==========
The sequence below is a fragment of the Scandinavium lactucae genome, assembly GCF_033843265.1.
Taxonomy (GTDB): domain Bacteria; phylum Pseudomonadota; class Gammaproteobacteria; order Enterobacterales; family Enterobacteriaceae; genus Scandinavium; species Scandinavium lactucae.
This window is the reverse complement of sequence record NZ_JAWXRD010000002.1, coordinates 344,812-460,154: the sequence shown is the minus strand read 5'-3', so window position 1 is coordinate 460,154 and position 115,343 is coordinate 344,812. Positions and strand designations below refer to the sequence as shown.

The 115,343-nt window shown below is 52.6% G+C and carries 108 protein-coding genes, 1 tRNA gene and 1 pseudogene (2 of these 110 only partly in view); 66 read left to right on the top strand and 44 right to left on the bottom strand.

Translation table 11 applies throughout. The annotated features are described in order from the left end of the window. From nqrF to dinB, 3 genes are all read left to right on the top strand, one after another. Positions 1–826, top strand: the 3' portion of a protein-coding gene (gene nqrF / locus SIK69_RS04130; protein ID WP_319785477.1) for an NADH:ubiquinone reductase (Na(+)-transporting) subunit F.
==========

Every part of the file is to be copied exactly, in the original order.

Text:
The sequence below is a fragment of the Scandinavium lactucae genome, assembly GCF_033843265.1.
Taxonomy (GTDB): domain Bacteria; phylum Pseudomonadota; class Gammaproteobacteria; order Enterobacterales; family Enterobacteriaceae; genus Scandinavium; species Scandinavium lactucae.
This window is the reverse complement of sequence record NZ_JAWXRD010000002.1, coordinates 344,812-460,154: the sequence shown is the minus strand read 5'-3', so window position 1 is coordinate 460,154 and position 115,343 is coordinate 344,812. Positions and strand designations below refer to the sequence as shown.

The 115,343-nt window shown below is 52.6% G+C and carries 108 protein-coding genes, 1 tRNA gene and 1 pseudogene (2 of these 110 only partly in view); 66 read left to right on the top strand and 44 right to left on the bottom strand.

Translation table 11 applies throughout. The annotated features are described in order from the left end of the window. From nqrF to dinB, 3 genes are all read left to right on the top strand, one after another. Positions 1–826, top strand: the 3' portion of a protein-coding gene (gene nqrF / locus SIK69_RS04130; protein ID WP_319785477.1) for an NADH:ubiquinone reductase (Na(+)-transporting) subunit F.